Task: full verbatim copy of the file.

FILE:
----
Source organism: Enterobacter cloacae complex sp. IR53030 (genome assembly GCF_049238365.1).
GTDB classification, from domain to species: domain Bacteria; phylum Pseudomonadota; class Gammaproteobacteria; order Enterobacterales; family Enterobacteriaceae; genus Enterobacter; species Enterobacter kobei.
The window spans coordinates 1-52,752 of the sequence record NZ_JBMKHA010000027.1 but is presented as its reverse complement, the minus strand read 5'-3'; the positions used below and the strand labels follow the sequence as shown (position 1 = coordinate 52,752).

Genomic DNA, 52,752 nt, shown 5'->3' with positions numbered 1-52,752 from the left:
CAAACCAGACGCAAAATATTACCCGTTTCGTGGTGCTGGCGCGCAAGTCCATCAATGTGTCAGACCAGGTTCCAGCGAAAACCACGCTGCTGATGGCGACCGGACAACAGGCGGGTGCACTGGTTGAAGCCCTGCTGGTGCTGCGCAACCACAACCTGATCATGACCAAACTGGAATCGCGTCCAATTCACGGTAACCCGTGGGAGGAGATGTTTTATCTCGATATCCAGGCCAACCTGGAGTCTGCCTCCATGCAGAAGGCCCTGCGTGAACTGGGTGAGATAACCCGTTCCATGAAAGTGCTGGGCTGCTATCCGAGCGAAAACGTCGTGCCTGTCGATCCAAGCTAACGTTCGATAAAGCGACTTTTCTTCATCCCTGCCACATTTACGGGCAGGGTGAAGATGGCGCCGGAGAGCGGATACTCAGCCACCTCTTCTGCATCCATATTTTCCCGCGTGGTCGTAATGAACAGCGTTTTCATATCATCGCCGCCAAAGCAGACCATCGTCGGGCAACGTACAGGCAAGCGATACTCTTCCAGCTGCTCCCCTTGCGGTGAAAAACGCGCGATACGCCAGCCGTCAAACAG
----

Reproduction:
Source organism: Enterobacter cloacae complex sp. IR53030 (genome assembly GCF_049238365.1).
GTDB classification, from domain to species: domain Bacteria; phylum Pseudomonadota; class Gammaproteobacteria; order Enterobacterales; family Enterobacteriaceae; genus Enterobacter; species Enterobacter kobei.
The window spans coordinates 1-52,752 of the sequence record NZ_JBMKHA010000027.1 but is presented as its reverse complement, the minus strand read 5'-3'; the positions used below and the strand labels follow the sequence as shown (position 1 = coordinate 52,752).

Genomic DNA, 52,752 nt, shown 5'->3' with positions numbered 1-52,752 from the left:
CAAACCAGACGCAAAATATTACCCGTTTCGTGGTGCTGGCGCGCAAGTCCATCAATGTGTCAGACCAGGTTCCAGCGAAAACCACGCTGCTGATGGCGACCGGACAACAGGCGGGTGCACTGGTTGAAGCCCTGCTGGTGCTGCGCAACCACAACCTGATCATGACCAAACTGGAATCGCGTCCAATTCACGGTAACCCGTGGGAGGAGATGTTTTATCTCGATATCCAGGCCAACCTGGAGTCTGCCTCCATGCAGAAGGCCCTGCGTGAACTGGGTGAGATAACCCGTTCCATGAAAGTGCTGGGCTGCTATCCGAGCGAAAACGTCGTGCCTGTCGATCCAAGCTAACGTTCGATAAAGCGACTTTTCTTCATCCCTGCCACATTTACGGGCAGGGTGAAGATGGCGCCGGAGAGCGGATACTCAGCCACCTCTTCTGCATCCATATTTTCCCGCGTGGTCGTAATGAACAGCGTTTTCATATCATCGCCGCCAAAGCAGACCATCGTCGGGCAACGTACAGGCAAGCGATACTCTTCCAGCTGCTCCCCTTGCGGTGAAAAACGCGCGATACGCCAGCCGTCAAACAG